The English baroque sound of the late 60s and early 70s shunned guitar solos for string quartets and woodwind, drenched in summer-into-autumn melancholy, as heard on this collection of the genre’s finest moments.
When psychedelia had run its course in Britain, the predominant trend was to get hairier, heavier and more long-winded. Some reverted to the pure blues boom of the mid-60s, with Fleetwood Mac leading the way; some toughened up, forging the first wave of heavy metal; some loosened up, bringing jazz and folk into the equation and creating what would become known as progressive rock; others found solace in the rural sloth of the Band. Many musicians, however, were still hung up on the trappings of psychedelia’s homegrown strain, having found a musical home in its mournful evocations of Victoriana, its village green gentility, its nods to the pleasures of suburbia and its church bells softly chiming.
As the advent of the singer-songwriter offered another possible avenue for these refuseniks, a new brand of pop was discernible – the English baroque sound. It made great use of string quartets, woodwind, and summer-into-autumn melancholy. This was a sound informed by the Zombies’ “Odessey And Oracle”, the weighty chamber pop of the Bee Gees and Scott Walker, with a contemporary dash of Crosby, Stills & Nash harmony; it would survive as a viable format until surprisingly late, with some tracks on this compilation nudging the mid-70s. The urtexts had all been Paul McCartney’s: the bereft strings of ‘Eleanor Rigby’; the buttoned-up, parlour arrangement of ‘For No One’; ‘Your Mother Should Know’’s sepia nostalgia and insistent piano; the entire acoustic corner of “The White Album”. Just add harpsichord and a cor anglais to the mix, and there it was.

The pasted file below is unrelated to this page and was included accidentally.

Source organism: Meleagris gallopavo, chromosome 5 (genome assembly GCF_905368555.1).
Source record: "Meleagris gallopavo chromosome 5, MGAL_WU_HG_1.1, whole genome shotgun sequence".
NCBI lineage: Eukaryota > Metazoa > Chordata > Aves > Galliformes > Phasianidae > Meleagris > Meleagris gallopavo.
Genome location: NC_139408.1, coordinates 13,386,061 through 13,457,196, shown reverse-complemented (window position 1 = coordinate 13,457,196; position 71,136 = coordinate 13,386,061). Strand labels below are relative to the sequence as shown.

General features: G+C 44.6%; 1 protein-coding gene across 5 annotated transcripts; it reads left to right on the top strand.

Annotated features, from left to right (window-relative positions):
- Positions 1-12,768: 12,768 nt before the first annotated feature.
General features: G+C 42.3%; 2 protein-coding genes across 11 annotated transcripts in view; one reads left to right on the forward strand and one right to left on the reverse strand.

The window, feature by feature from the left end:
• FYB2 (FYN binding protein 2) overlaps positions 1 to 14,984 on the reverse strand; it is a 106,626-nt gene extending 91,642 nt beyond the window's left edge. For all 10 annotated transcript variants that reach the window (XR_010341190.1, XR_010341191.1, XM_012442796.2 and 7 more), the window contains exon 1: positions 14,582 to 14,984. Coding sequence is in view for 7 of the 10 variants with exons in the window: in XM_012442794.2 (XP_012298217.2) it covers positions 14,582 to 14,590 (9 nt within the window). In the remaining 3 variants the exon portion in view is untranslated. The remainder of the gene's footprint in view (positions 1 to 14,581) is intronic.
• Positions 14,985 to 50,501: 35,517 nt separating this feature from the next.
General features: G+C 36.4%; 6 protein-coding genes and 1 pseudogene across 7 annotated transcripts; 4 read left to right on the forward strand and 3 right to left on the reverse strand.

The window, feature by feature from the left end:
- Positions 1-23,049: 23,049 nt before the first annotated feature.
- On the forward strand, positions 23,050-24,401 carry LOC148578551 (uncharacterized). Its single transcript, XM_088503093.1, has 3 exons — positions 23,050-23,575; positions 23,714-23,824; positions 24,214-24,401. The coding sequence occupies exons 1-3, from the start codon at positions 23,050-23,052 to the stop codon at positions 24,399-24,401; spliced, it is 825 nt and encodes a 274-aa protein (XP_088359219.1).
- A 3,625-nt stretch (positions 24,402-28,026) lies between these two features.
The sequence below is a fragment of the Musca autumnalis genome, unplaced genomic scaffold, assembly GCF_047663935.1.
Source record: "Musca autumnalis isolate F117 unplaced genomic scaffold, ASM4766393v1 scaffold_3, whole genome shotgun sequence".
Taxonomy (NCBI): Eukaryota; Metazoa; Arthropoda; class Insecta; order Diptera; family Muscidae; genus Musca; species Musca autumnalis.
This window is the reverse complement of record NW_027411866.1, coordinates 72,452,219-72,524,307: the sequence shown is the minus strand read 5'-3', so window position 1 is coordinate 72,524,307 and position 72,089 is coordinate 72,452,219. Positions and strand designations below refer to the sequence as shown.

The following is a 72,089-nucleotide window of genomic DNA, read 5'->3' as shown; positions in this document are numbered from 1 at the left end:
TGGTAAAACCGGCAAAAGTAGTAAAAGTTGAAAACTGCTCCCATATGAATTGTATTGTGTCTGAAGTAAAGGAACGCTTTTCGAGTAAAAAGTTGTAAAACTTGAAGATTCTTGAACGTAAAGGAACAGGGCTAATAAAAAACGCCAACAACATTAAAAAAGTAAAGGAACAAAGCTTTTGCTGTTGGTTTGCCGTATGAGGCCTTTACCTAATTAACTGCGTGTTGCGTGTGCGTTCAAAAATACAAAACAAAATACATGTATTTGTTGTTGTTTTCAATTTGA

The first “Tea & Symphony” collection was released in 2007 on the Sanctuary label. The first official compilation of its kind, it was partly inspired by the groundbreaking, European-based “Fading Yellow” series which, since the turn of the new century, had been feeding and informing pop-hungry 60s/70s fans looking for something a little more melodic than Comus or Leafhound. Unfortunately, the sudden demise of the record company meant “Tea & Symphony” hardly made it into the shops. This compilation has four tracks in common with its ancient ancestor.
To the delight of people who thought the mine was exhausted, previously undiscovered gems by artists such as Matthew Bones, Erasmus Chorum and Les Payne continue to be unearthed. Here are 23 of the genre’s finest moments. Make yourself a pot of tea, find yourself a comfy armchair, place a ginger cat on your lap, and sit back.